Processing Over-Dependence, Guilt, and Anger

What is over-dependence? You may not even know that this is an aspect of your relationship. Over-dependence is when someone wants all of your time. It’s present in many situations of emotional abuse, and it starts with the lovely concept of spending every waking moment with your new love. As time wears on, they become passive-aggressive, alienate your friends, and refuse to make decisions without you.

Along with over-dependence are guilt and anger. You may feel guilty or angry, and either emotion can significantly change how the entire divorce process happens. Alternatively, your former spouse might feel either of those emotions and act on them, making the process more difficult for you. Attorneys, particularly divorce attorneys, work to help people proceed and fight through the emotional aspects involved. During a separation or divorce, these emotions can drag out proceedings, and result in bitter feelings.

Outright Usury

Usury is a simple concept and very present in most divorces. One spouse has relied on another for money, sex, social connections, or housing, and they don’t want to lose that. So, they’ll invoke guilt to continue receiving these benefits even as the marriage is falling apart. Reaching a dissolution in these situations is difficult because the formal agreements need to reflect the actual living situation.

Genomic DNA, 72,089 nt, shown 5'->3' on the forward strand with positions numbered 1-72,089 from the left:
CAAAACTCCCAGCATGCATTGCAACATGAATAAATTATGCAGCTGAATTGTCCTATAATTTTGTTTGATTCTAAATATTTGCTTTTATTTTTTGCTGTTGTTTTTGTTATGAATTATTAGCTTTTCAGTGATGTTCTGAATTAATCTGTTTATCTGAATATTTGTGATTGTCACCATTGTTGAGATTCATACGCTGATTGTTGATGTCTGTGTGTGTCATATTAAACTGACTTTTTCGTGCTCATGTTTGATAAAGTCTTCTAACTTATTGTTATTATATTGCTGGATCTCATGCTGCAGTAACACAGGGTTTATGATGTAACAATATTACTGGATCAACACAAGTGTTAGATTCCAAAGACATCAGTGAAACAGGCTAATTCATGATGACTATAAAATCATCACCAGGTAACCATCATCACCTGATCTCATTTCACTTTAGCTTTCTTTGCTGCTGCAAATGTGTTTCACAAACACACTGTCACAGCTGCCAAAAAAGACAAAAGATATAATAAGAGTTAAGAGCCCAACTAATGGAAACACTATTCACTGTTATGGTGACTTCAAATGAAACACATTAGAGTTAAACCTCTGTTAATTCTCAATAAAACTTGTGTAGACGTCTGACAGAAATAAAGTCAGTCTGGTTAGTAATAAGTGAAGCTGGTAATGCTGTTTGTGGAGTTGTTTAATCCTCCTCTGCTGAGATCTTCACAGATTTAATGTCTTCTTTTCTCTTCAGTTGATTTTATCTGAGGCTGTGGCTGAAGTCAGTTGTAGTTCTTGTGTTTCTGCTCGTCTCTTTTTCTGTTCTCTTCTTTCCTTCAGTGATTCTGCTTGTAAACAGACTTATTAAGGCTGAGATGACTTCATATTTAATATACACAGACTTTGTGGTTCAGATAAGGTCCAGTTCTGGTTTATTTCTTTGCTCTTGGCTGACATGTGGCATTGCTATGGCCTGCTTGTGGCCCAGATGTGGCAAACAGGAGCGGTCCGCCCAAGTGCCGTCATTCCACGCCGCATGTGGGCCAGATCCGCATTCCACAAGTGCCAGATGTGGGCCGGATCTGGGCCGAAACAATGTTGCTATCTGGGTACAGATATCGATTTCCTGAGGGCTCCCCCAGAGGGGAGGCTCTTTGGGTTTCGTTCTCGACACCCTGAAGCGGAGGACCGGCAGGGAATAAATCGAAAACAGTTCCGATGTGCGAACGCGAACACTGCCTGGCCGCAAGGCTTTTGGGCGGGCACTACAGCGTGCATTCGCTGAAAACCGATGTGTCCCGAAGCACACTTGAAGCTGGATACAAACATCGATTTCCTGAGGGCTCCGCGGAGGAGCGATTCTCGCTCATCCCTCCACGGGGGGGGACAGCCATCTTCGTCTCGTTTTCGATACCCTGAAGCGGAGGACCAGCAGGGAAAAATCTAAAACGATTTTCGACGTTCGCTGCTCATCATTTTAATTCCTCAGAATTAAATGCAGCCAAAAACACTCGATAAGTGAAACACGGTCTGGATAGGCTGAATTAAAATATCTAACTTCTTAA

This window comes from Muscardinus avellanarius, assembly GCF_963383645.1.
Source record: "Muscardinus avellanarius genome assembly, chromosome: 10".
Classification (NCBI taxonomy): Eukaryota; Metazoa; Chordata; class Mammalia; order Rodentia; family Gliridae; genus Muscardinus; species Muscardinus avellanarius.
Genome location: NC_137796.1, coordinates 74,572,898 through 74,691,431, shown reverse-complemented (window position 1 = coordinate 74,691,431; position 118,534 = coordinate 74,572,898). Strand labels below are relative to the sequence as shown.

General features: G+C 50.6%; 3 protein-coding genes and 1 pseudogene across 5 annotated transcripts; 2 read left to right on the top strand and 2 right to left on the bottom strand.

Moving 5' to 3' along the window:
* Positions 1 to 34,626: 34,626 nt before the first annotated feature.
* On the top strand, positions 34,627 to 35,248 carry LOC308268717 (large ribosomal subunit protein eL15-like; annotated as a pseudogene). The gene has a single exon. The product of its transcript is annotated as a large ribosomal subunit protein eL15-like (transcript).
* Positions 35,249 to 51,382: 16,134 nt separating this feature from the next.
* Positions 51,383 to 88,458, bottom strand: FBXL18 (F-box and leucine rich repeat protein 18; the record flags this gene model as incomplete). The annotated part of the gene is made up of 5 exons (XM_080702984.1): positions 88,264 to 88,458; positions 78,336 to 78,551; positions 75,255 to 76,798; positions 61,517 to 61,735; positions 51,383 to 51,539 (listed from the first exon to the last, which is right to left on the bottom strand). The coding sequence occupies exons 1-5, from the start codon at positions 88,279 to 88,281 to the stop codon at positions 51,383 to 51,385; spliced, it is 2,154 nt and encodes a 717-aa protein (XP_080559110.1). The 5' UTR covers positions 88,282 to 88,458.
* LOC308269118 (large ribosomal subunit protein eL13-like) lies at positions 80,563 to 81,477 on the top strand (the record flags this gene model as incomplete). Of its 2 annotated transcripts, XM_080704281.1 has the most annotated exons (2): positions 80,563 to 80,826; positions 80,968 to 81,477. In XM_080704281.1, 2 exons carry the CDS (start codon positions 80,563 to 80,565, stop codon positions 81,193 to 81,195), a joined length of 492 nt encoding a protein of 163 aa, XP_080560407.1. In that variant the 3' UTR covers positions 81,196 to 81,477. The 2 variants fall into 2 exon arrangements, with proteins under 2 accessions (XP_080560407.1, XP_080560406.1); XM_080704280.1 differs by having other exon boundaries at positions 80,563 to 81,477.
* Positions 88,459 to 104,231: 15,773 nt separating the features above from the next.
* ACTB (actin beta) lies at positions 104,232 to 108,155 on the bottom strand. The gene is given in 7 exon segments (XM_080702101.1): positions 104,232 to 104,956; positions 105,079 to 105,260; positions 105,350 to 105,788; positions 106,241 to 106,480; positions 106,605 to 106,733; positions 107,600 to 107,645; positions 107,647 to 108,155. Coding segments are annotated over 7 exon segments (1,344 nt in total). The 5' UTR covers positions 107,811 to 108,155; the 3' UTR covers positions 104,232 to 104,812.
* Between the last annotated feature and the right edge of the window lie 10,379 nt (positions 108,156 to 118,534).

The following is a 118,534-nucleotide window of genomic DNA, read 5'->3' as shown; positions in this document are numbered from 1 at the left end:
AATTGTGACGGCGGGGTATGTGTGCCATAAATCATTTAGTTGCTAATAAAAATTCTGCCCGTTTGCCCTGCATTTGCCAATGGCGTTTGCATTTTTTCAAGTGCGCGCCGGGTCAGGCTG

For example, if the divorce agreement states that your spouse will move out and provide their own housing, but that doesn’t happen, you can have further legal problems down the road. Discuss with your lawyer how you can work to keep up your terms in the divorce decree. Then work with your therapist to ensure that you’re not falling pretty to their attempts of exploitation.

Legal Traps

Finally, you need to avoid legal traps actively. Your former spouse may provoke you into saying hurtful things that they can claim as slander. Or, they can repeatedly claim that your financial information is incorrect, without providing evidence. A fairly common legal trap is to present the opposite of legalese. They make the wording so simple that it seems beneficial to you when it’s not.

Legal Traps

For example, a statement may be as plain as “meeting the reasonable right of time for parenting.” But depending on the state you’re in that “reasonable” time could be alternate weekends only with one consecutive week in the year. That’s less than 25% of the entire year.

The issue with legal traps is that many people fall into them because they want to get the whole process over. People in toxic relationships that are finally in a divorce are often willing to sign to unreasonable agreements. Not to mention that at least one person in toxic relationships who is capable of long-term manipulation.

Enjoy the fact that you’re finally getting out of your toxic relationship. The divorce will be challenging, and it may come with more issues than usual, given the issues between you two. Keep your focus on moving forward and make plans for what to do after the divorce to ensure your next relationship is healthier.

Elizabeth S. Coyle is the current Director of Client Services for JacksonWhite Attorneys at Law based in Mesa, Arizona. She serves as a paralegal for the Family Law Department of the firm.